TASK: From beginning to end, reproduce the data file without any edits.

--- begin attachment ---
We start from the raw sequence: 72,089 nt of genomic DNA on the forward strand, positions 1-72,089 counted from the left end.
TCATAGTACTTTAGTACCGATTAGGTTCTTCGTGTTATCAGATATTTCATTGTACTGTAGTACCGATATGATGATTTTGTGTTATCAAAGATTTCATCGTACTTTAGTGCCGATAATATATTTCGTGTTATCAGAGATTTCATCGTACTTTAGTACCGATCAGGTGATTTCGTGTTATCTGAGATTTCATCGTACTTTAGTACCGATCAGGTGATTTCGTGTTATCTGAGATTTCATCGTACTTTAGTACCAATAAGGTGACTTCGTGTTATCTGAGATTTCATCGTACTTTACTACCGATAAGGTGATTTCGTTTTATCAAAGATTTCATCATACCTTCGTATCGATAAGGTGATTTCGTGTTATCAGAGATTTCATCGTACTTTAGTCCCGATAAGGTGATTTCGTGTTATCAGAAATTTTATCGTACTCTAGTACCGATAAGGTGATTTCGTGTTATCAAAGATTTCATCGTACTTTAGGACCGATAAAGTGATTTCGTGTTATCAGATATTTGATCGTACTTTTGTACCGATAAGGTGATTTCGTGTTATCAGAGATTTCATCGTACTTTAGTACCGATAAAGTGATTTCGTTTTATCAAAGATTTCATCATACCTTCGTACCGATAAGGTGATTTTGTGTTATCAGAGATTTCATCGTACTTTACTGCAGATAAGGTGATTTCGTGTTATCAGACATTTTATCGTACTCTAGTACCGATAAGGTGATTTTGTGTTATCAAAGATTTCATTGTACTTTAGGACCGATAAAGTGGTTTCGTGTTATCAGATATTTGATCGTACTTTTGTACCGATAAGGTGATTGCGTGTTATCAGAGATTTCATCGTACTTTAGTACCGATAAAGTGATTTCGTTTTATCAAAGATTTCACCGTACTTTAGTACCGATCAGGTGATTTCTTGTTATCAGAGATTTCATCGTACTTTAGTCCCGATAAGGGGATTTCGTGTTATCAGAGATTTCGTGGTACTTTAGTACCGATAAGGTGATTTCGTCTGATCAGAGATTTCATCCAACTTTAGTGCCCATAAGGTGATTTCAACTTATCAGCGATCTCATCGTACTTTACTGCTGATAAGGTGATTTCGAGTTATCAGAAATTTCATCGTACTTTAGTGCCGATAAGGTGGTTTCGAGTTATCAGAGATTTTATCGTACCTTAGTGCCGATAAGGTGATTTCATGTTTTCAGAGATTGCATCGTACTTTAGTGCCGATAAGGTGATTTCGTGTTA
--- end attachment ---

We start from the raw sequence: 72,089 nt of genomic DNA on the forward strand, positions 1-72,089 counted from the left end.
TCATAGTACTTTAGTACCGATTAGGTTCTTCGTGTTATCAGATATTTCATTGTACTGTAGTACCGATATGATGATTTTGTGTTATCAAAGATTTCATCGTACTTTAGTGCCGATAATATATTTCGTGTTATCAGAGATTTCATCGTACTTTAGTACCGATCAGGTGATTTCGTGTTATCTGAGATTTCATCGTACTTTAGTACCGATCAGGTGATTTCGTGTTATCTGAGATTTCATCGTACTTTAGTACCAATAAGGTGACTTCGTGTTATCTGAGATTTCATCGTACTTTACTACCGATAAGGTGATTTCGTTTTATCAAAGATTTCATCATACCTTCGTATCGATAAGGTGATTTCGTGTTATCAGAGATTTCATCGTACTTTAGTCCCGATAAGGTGATTTCGTGTTATCAGAAATTTTATCGTACTCTAGTACCGATAAGGTGATTTCGTGTTATCAAAGATTTCATCGTACTTTAGGACCGATAAAGTGATTTCGTGTTATCAGATATTTGATCGTACTTTTGTACCGATAAGGTGATTTCGTGTTATCAGAGATTTCATCGTACTTTAGTACCGATAAAGTGATTTCGTTTTATCAAAGATTTCATCATACCTTCGTACCGATAAGGTGATTTTGTGTTATCAGAGATTTCATCGTACTTTACTGCAGATAAGGTGATTTCGTGTTATCAGACATTTTATCGTACTCTAGTACCGATAAGGTGATTTTGTGTTATCAAAGATTTCATTGTACTTTAGGACCGATAAAGTGGTTTCGTGTTATCAGATATTTGATCGTACTTTTGTACCGATAAGGTGATTGCGTGTTATCAGAGATTTCATCGTACTTTAGTACCGATAAAGTGATTTCGTTTTATCAAAGATTTCACCGTACTTTAGTACCGATCAGGTGATTTCTTGTTATCAGAGATTTCATCGTACTTTAGTCCCGATAAGGGGATTTCGTGTTATCAGAGATTTCGTGGTACTTTAGTACCGATAAGGTGATTTCGTCTGATCAGAGATTTCATCCAACTTTAGTGCCCATAAGGTGATTTCAACTTATCAGCGATCTCATCGTACTTTACTGCTGATAAGGTGATTTCGAGTTATCAGAAATTTCATCGTACTTTAGTGCCGATAAGGTGGTTTCGAGTTATCAGAGATTTTATCGTACCTTAGTGCCGATAAGGTGATTTCATGTTTTCAGAGATTGCATCGTACTTTAGTGCCGATAAGGTGATTTCGTGTTA